- Poster presentation
- Open Access
Unusual presentations of Churg Strauss syndrome in paediatrics: a tale of 2 masses from one centre experience
- E Baildam,
- C Pain,
- F McErlane,
- G Cleary,
- M Beresford and
- L McCann
© Baildam et al; licensee BioMed Central Ltd. 2011
- Published: 14 September 2011
- Maxillary Sinus
- Pericardial Effusion
To highlight unusual presentations of Churg Strauss Syndrome (CSS) in children.
Raising clinical awareness of atypical presentations.
Case note review and literature search.
A 15 year old girl with worsening asthma and rhinitis presented with a persistent 10x6 cm breast lump 6 months after starting Montelukast. Chest X-rays and CT scan were normal, maxillary sinuses congested, with absolute eosinophilia of 2.4 x 109/l, ESR normal, no proteinuria). On needle biopsy, dilated ducts contained necrotic eosinophilic debris, intense infiltrate of eosinophils and plasma cells without granulomatous infiltration or vasculitis. Despite withdrawing Montelukast the mass persisted but treatment with steroids was successful.
A 14 year old girl presented with worsening asthma associated with malaise, weight loss, an intermittent vasculitic rash and abdominal pain. She had a large right ventricular mass with pericardial effusion and endocardial impairment, pulmonary infiltrates, microscopic haematuria, vasculitic changes on cerebral MRI, a raised eosinophil count (6.16x109), anaemia, ESR 114 and positive pANCA (non PR3 / MPO). A good clinical response to treatment with steroids, cyclophosphamide (IV) and immunoglobulin is currently maintained on MMF and low dose steroid with anticoagulation (warfarin). Her cardiac mass has not regressed, but remained static, most likely representing chronic endocardial fibrosis.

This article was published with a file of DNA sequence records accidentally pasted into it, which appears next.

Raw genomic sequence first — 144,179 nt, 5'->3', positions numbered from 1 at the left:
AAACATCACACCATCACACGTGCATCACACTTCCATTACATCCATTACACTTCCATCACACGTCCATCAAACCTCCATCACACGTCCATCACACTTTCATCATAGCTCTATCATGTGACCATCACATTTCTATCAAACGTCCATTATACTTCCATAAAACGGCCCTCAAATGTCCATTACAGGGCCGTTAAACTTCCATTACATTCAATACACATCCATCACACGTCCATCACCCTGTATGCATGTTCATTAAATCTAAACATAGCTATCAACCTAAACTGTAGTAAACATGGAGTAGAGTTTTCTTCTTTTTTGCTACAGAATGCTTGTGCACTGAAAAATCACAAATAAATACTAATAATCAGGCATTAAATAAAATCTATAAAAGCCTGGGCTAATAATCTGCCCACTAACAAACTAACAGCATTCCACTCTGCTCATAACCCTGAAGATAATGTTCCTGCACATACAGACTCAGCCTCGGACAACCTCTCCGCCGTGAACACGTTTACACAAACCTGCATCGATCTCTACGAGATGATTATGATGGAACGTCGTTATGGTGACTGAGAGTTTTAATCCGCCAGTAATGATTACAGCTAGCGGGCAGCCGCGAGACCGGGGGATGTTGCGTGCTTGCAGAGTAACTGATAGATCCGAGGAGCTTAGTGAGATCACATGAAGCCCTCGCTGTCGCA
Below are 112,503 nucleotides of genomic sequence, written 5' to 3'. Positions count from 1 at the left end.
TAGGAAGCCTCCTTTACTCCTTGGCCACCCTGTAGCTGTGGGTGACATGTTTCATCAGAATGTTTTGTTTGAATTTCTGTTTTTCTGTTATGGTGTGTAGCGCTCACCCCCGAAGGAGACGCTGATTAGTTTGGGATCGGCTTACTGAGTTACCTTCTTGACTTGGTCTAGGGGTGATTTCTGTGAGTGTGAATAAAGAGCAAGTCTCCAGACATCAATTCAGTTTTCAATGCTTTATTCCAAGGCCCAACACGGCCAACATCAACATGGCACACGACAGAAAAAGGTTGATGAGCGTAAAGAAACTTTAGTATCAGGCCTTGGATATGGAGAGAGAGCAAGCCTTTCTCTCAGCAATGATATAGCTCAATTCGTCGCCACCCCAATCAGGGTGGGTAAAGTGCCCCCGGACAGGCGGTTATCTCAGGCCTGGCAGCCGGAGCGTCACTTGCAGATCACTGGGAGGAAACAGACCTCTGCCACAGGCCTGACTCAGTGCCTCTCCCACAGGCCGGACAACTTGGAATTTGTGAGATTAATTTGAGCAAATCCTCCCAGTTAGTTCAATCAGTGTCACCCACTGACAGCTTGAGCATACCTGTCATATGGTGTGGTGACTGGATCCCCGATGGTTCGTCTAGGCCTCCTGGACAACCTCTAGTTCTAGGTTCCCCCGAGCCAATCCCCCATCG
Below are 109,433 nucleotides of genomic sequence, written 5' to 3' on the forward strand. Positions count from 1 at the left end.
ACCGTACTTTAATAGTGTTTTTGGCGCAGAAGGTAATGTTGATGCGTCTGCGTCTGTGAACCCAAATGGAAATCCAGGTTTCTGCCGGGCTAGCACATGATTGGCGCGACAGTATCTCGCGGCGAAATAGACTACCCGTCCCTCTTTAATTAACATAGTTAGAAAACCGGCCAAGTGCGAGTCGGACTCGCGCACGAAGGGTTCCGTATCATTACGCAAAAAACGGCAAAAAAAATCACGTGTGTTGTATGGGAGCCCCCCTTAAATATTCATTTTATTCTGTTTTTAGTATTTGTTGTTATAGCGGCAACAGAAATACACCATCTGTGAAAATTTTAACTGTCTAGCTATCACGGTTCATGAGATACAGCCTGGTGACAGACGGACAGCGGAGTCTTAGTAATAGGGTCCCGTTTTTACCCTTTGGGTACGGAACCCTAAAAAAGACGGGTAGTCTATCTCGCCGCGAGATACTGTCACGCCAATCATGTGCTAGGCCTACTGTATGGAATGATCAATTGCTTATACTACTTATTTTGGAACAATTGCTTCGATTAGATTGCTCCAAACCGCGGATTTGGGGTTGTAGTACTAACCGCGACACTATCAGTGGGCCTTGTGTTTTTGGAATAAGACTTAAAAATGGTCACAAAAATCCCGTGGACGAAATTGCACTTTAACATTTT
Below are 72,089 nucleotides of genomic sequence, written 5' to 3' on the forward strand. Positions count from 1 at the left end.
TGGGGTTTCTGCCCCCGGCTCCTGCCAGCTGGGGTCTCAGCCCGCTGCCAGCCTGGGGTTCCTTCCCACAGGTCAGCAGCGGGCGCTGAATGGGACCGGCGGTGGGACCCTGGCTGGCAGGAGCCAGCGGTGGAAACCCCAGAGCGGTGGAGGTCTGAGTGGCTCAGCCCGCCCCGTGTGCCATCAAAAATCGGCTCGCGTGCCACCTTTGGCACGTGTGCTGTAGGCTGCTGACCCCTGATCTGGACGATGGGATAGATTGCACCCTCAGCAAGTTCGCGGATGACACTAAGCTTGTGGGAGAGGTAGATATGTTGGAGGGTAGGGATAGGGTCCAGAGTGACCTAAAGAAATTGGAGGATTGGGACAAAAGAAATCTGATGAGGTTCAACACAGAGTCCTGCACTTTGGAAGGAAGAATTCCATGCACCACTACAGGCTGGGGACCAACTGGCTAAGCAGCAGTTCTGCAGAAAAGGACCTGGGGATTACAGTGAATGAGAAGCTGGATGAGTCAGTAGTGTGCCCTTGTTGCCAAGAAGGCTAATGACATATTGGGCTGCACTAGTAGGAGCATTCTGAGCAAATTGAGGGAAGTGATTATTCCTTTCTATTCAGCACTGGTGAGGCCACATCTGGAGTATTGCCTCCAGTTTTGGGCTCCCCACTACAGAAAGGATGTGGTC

These cases illustrate atypical presentations of CSS in children. Eosinophilic mastitis may be idiopathic, parasitic or part of CSS - reported following treatment with Montelukast but never with eosinophilic mastitis. Cardiac masses in CSS have been reported occasionally in adults, but not previously seen in children.
This article is published under license to BioMed Central Ltd. This is an open access article distributed under the terms of the Creative Commons Attribution License (http://creativecommons.org/licenses/by/2.0), which permits unrestricted use, distribution, and reproduction in any medium, provided the original work is properly cited.